Symbols are objects, characters, figures, and colors used to represent abstract ideas or concepts.
The Mississippi River
For Huck and Jim, the Mississippi River is the ultimate symbol of freedom. Alone on their raft, they do not have to answer to anyone. The river carries them toward freedom: for Jim, toward the free states; for Huck, away from his abusive father and the restrictive “sivilizing” of St. Petersburg. Much like the river itself, Huck and Jim are in flux, willing to change their attitudes about each other with little prompting. Despite their freedom, however, they soon find that they are not completely free from the evils and influences of the towns on the river’s banks. Even early on, the real world intrudes on the paradise of the raft: the river floods, bringing Huck and Jim into contact with criminals, wrecks, and stolen goods. Then, a thick fog causes them to miss the mouth of the Ohio River, which was to be their route to freedom.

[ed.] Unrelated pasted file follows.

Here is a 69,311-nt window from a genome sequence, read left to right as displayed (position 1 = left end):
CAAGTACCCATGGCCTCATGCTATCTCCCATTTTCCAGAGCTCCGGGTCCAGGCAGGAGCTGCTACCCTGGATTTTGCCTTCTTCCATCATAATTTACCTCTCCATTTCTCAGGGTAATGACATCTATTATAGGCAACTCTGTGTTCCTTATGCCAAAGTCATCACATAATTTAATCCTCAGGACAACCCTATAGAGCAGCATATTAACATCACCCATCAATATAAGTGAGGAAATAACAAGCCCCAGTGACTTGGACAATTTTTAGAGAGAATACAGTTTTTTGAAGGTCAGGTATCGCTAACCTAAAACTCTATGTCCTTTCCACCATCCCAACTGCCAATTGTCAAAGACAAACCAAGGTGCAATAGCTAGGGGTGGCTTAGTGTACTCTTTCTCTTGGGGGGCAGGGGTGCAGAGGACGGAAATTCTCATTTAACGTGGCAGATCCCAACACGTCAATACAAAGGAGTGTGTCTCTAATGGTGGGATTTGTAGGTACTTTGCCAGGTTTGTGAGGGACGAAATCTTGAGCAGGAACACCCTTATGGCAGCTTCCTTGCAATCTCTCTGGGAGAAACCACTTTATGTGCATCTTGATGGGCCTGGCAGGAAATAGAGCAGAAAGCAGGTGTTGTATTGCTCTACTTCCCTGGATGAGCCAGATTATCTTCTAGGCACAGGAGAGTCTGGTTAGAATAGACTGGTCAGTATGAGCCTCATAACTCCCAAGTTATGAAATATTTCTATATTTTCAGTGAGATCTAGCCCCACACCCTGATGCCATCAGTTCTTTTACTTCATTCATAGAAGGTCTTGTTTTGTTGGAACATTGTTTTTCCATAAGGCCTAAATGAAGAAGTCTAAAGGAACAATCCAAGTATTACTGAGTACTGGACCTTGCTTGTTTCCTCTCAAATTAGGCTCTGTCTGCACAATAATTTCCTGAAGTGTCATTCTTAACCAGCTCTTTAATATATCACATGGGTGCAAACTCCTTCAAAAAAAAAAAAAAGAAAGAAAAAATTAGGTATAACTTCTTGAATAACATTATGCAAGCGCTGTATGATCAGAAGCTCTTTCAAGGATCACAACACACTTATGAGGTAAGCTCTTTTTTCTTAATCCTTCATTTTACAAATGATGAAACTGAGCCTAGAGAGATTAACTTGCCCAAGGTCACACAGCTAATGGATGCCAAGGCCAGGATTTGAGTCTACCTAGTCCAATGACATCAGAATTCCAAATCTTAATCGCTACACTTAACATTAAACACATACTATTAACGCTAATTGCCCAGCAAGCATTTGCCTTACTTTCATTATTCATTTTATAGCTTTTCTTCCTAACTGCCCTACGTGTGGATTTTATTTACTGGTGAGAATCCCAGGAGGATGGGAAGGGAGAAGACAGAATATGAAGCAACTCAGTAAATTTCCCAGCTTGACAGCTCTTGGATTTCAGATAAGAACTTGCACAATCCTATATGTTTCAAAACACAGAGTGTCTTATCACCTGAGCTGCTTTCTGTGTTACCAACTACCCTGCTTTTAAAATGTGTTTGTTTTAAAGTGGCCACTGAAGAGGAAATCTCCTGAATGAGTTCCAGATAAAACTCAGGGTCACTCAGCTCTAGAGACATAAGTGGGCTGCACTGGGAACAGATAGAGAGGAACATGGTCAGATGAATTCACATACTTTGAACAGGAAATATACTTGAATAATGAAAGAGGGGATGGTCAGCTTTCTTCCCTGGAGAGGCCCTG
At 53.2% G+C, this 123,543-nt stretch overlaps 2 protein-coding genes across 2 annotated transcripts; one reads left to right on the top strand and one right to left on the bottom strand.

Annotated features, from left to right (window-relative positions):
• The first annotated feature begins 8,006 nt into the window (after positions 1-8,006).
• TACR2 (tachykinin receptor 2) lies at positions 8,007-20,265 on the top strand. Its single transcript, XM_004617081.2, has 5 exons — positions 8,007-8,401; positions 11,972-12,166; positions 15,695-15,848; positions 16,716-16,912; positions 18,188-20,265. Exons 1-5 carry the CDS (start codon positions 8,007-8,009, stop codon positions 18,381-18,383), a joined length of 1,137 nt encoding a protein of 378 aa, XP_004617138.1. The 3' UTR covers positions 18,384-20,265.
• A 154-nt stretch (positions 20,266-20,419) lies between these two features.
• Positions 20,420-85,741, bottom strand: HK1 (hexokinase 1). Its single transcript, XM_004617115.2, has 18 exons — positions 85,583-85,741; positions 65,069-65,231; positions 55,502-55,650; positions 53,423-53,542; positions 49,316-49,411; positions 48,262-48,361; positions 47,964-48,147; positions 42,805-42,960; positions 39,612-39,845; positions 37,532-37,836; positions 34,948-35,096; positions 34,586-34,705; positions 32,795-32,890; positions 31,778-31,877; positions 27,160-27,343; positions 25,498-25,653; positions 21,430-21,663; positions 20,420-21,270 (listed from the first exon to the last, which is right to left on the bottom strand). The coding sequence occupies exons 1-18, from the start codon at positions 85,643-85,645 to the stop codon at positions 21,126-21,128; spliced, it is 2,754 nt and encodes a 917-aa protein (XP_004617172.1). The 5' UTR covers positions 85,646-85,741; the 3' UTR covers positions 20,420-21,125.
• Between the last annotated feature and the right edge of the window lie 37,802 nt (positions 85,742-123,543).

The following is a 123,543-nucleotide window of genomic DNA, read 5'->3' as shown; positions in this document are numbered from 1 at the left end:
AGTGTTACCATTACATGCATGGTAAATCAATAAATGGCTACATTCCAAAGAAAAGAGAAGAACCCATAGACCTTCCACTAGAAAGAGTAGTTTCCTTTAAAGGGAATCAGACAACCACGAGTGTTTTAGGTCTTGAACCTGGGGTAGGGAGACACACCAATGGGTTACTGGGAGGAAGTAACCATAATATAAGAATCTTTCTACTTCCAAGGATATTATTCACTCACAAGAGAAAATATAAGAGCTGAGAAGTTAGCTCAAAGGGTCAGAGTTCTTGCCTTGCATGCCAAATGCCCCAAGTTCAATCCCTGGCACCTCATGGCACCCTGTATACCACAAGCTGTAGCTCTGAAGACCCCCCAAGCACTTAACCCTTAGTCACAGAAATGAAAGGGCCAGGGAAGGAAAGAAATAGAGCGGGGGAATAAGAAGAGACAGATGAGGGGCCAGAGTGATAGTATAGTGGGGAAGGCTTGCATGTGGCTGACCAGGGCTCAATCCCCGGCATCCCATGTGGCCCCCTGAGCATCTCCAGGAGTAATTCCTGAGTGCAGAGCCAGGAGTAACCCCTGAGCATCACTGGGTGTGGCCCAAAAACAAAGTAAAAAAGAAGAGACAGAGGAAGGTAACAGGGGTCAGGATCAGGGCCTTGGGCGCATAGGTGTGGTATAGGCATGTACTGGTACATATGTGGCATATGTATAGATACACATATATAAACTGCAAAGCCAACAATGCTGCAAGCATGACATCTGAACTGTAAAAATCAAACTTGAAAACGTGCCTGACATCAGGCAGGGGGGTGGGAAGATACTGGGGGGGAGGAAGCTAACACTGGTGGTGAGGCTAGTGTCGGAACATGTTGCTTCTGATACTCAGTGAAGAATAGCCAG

As the novel progresses, then, the river becomes something other than the inherently benevolent place Huck originally thought it was. As Huck and Jim move further south, the duke and the dauphin invade the raft, and Huck and Jim must spend more time ashore. Though the river continues to offer a refuge from trouble, it often merely effects the exchange of one bad situation for another. Each escape exists in the larger context of a continual drift southward, toward the Deep South and entrenched slavery. In this transition from idyllic retreat to source of peril, the river mirrors the complicated state of the South. As Huck and Jim’s journey progresses, the river, which once seemed a paradise and a source of freedom, becomes merely a short-term means of escape that nonetheless pushes Huck and Jim ever further toward danger and destruction.